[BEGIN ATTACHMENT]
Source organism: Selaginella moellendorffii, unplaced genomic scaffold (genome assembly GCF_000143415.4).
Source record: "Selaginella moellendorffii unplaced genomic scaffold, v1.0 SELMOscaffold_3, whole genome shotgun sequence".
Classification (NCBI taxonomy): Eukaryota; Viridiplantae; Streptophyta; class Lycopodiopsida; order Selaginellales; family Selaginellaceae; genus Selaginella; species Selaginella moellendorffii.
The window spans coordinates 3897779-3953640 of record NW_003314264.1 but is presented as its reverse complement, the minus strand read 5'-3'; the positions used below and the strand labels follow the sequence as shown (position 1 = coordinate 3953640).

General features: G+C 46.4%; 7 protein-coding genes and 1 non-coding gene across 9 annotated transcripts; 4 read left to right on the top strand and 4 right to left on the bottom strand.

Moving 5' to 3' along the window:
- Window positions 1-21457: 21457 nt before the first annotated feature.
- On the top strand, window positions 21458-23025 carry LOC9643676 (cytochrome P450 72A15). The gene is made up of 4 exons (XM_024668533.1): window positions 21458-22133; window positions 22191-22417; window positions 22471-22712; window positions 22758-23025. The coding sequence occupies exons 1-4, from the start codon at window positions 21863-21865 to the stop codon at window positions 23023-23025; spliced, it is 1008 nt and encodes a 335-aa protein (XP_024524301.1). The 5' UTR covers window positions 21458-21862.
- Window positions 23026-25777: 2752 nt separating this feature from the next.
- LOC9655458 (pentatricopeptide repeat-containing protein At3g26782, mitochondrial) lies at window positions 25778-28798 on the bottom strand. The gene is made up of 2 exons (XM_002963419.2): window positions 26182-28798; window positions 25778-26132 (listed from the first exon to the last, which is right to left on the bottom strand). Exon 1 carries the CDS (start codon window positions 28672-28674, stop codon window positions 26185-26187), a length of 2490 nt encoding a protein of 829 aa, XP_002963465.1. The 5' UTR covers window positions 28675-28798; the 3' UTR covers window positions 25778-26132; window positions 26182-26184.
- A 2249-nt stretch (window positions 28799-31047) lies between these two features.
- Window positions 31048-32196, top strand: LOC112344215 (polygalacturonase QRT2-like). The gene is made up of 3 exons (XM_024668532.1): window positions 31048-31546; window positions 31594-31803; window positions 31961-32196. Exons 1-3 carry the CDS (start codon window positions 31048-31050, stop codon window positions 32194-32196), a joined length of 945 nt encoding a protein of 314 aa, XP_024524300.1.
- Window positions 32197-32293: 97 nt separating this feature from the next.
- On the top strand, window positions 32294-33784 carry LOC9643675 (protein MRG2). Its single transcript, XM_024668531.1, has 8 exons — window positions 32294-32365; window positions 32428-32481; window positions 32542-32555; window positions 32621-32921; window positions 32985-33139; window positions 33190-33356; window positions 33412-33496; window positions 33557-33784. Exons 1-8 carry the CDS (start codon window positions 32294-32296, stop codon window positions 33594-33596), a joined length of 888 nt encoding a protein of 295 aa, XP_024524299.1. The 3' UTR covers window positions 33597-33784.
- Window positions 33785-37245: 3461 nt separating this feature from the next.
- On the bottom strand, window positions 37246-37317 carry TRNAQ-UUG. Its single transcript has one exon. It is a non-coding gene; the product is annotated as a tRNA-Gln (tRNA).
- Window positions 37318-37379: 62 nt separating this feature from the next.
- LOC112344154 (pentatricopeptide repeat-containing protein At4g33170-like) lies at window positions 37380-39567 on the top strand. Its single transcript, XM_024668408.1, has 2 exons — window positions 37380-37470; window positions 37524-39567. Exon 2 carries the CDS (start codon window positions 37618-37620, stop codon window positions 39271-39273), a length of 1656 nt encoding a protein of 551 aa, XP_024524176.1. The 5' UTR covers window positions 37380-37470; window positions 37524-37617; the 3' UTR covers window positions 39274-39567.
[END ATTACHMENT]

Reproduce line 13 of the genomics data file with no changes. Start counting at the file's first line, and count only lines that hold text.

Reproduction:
- Window positions 32197-32293: 97 nt separating this feature from the next.